In the space of seven days back in an England shirt it is hard to pinpoint a single thing Woakes has done wrong. © AFP

In the space of seven days back in an England shirt it is hard to pinpoint a single thing Woakes has done wrong. © AFP

Opportunities aren’t infinite. Certainly not in this caper.

Chris Woakes has been around the professional game and the England team long enough to know that. Players more talented than he have failed to make it at the top level.

Until Ben Stokes broke down, Woakes couldn’t have realistically envisaged himself playing Test cricket this summer. Not with the incumbent seamers self-selecting. Doubly so when Jake Ball was picked as their reserve.

Remembering too that his last hit out for England netted him two wickets in as many Tests, his six starts in all netting a total of eight wickets at a profligate 63. That’s not the way meaningful top-flight careers are meant to start.

But in the space of seven days back in an England shirt, it is hard to pinpoint a single thing Woakes has done wrong. His display in Sri Lanka’s first innings at Lord’s was nothing short of world class.

After Jonny Bairstow shelled the howler off his first ball the previous afternoon, and he failed to take a wicket for the rest of the day, a lesser competitor may have excused themself for it all getting a bit too hard. Woakes did the opposite.

His first ball this morning to Kusal Mendis was full, quick, straight and given leg before. Most bowlers are happy just to get their first of a day out of the way before getting to work, in consecutive days Woakes had got his spot on.

Quarter of an hour later, he produced the ball of the match, an utterly unplayable delivery to Angelo Mathews. The type fast bowlers dream of that hit the seam off a good length, nip away and rocket into the outside edge. More often than not, his next ball would have earned a wicket too, beating Dinesh Chandimal for pace, taking the inside edge this time, and just missing the leg stump on the way through.

His seven-over spell was as relentless as any in this series, CricViz calculating that on average the length Woakes bowled was a metre fuller than his shift the evening before, batsmen troubled accordingly.

Later, he had to wait 15 overs before getting a chance with the second new ball, James Anderson and Stuart Broad given every opportunity to race through the lower order. No surprise what Woakes did when he got chucked the ball with one wicket to get: a perfectly directed leg cutter, again with the first ball of his spell. Innings over.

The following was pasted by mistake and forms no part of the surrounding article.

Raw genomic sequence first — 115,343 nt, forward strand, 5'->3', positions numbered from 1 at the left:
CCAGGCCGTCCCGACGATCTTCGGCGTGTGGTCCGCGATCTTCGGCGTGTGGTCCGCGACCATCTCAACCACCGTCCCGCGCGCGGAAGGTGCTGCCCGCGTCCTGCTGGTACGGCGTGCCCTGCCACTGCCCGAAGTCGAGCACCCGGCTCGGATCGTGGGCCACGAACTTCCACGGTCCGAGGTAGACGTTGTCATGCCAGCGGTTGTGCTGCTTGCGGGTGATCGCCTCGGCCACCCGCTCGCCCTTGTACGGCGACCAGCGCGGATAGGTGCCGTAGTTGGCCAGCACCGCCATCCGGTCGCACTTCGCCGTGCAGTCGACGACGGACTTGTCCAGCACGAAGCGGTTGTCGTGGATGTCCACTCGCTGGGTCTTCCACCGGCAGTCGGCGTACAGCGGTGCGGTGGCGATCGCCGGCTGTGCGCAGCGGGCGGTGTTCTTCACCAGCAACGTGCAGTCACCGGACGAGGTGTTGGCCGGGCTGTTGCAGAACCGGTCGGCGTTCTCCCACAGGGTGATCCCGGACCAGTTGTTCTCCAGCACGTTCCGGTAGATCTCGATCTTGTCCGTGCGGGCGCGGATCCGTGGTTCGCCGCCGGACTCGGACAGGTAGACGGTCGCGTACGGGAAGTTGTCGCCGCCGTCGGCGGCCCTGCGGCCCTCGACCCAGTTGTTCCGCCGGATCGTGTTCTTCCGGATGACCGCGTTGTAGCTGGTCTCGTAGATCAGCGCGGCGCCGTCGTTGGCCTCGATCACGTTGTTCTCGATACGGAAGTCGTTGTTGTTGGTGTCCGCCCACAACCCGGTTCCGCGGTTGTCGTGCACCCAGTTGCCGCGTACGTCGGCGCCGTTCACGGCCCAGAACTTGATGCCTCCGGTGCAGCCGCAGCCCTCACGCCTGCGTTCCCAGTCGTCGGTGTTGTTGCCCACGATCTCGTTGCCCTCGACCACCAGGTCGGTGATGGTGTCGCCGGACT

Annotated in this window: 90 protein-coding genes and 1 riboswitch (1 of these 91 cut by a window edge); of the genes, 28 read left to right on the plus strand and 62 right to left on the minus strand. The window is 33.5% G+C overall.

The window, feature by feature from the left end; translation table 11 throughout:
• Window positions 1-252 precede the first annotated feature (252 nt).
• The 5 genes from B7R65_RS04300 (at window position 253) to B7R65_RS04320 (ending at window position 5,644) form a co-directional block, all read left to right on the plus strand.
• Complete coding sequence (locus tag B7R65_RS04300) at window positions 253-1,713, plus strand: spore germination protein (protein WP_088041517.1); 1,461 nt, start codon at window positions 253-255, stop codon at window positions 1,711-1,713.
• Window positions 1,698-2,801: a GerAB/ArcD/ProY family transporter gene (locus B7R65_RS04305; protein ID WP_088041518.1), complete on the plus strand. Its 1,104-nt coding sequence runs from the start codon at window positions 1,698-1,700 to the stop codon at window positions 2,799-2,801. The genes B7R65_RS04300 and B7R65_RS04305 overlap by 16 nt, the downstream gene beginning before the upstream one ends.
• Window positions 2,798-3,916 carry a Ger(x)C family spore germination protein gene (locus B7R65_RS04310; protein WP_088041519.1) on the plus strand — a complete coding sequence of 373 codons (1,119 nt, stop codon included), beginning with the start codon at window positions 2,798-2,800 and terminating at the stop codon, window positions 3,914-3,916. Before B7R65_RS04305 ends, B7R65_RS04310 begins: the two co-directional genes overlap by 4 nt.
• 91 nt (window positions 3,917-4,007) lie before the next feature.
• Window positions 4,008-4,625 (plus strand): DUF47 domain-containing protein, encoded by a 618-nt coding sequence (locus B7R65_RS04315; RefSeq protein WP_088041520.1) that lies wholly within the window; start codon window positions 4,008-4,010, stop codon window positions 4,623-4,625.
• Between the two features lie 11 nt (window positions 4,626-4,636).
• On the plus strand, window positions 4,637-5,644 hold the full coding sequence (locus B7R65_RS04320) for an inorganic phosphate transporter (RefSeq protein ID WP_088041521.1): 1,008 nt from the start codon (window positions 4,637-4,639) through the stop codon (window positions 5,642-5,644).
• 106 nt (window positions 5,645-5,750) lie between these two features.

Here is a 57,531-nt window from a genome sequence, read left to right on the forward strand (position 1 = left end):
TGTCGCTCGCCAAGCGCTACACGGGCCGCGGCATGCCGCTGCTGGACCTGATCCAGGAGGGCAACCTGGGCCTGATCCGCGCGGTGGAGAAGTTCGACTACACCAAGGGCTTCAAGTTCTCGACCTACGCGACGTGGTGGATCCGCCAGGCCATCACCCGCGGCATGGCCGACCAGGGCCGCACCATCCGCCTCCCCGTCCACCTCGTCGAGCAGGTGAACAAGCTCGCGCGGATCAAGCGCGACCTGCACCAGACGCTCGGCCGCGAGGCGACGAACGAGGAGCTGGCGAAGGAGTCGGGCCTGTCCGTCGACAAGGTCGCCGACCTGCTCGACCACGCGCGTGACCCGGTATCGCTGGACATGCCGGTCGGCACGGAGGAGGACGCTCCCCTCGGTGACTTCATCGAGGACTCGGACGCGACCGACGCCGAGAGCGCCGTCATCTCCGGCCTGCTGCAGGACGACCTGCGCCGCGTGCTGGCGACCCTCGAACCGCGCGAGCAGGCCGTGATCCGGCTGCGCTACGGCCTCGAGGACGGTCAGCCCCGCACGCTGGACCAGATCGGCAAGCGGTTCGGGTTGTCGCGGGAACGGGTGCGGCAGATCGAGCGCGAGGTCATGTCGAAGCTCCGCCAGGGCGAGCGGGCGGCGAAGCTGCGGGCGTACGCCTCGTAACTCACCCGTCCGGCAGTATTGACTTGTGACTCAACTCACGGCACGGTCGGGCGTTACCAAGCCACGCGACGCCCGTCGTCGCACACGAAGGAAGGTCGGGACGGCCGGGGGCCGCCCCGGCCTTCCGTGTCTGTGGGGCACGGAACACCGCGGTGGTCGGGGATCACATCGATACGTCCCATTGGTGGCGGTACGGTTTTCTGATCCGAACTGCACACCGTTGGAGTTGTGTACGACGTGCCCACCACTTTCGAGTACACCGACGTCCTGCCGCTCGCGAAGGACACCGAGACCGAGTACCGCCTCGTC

After taking six Tests to get to his first eight wickets at this level, the second eight have taken three innings. Opportunity taken.

Meanwhile, Sri Lanka had created a window for themselves to force a result their way in and avoid the indignity of a three-zip defeat. Until now, at no stage had they started a third day with any chance of so much as saving a Test. Winning the first session today was vital.

They couldn’t. This is the affliction of developing teams– the vital sessions are too often beyond them. New Zealand showed as much against Australia last winter; each time the Black Caps got near a positive result they would consistently collapse. Sri Lanka did as much today, losing all of their best five batsmen before lunch to the English pace attack.

Most negligent was Lahiru Thiramanne, wafting at a Steve Finn delivery with seven minutes remaining in the session. A stroke that was the very definition of limited upside, unlimited downside. All said, 5 for 56 was the damage by the interval.

It would have made the next hour all the more frustrating for the visitors as Kusal Perera and Rangana Herath got motoring. It wasn’t always orthodox, but it got the board ticking over. It’s disappointing that we haven’t seen Perera until the third Test after his drugs ban was overturned as it sure was fun watching him spank Broad right back past him twice, with both old ball then new. As for Herath, he popped Anderson over the slips like it was the role he was born to play. The result was 54 runs in 13 overs. If only they were coming together with the score 305 rather than 205.

Both eventually fell before Sri Lanka’s fast bowlers doing as they have all series with the bat, this time not even troubling the scorers. Anderson’s second wicket brought his 20th of the series at just ten. As for Broad, his first spell today was back to his very best, perhaps pricked by the fact that he lost his mantle as the world’s top ranked bowler before the Test.

Returning to the earlier theme: one more opportunity would also be available to the beleaguered Nick Compton. In a change of scenery, he was back to where he made his start as an Test player at the top of the order after Alastair Cook injured a knee (albeit not seriously, England officials say).

But he just couldn’t seize it. He leathered the first poor delivery to the cover point boundary, and picked up two other boundaries square of the wicket, but on 19 was found out again lunging, nicking and departing with 19 to his name. When it comes to Compton, it’s all been said.

Sri Lanka didn’t necessarily deserve another chance after their earlier collapse, but they got one after Nuwan Pradeep put on a Glenn McGrath impression down the Lord’s slope, bringing balls back to Joe Root and James Vince in consecutive deliveries, both hitting stumps.

Then: a late wicket, Bairstow suffering a similar fate to those who came before him; Pradeep once more through the gate.

But true to form again, they didn’t capitalise. Chandimal, who committed the ultimate ‘keeper’s sin in Durham by not getting a glove to an edge behind repeated the dose in the moments before stumps, Alex Hales the beneficiary after his edge was waved through.

Sometimes you just don’t deserve to win.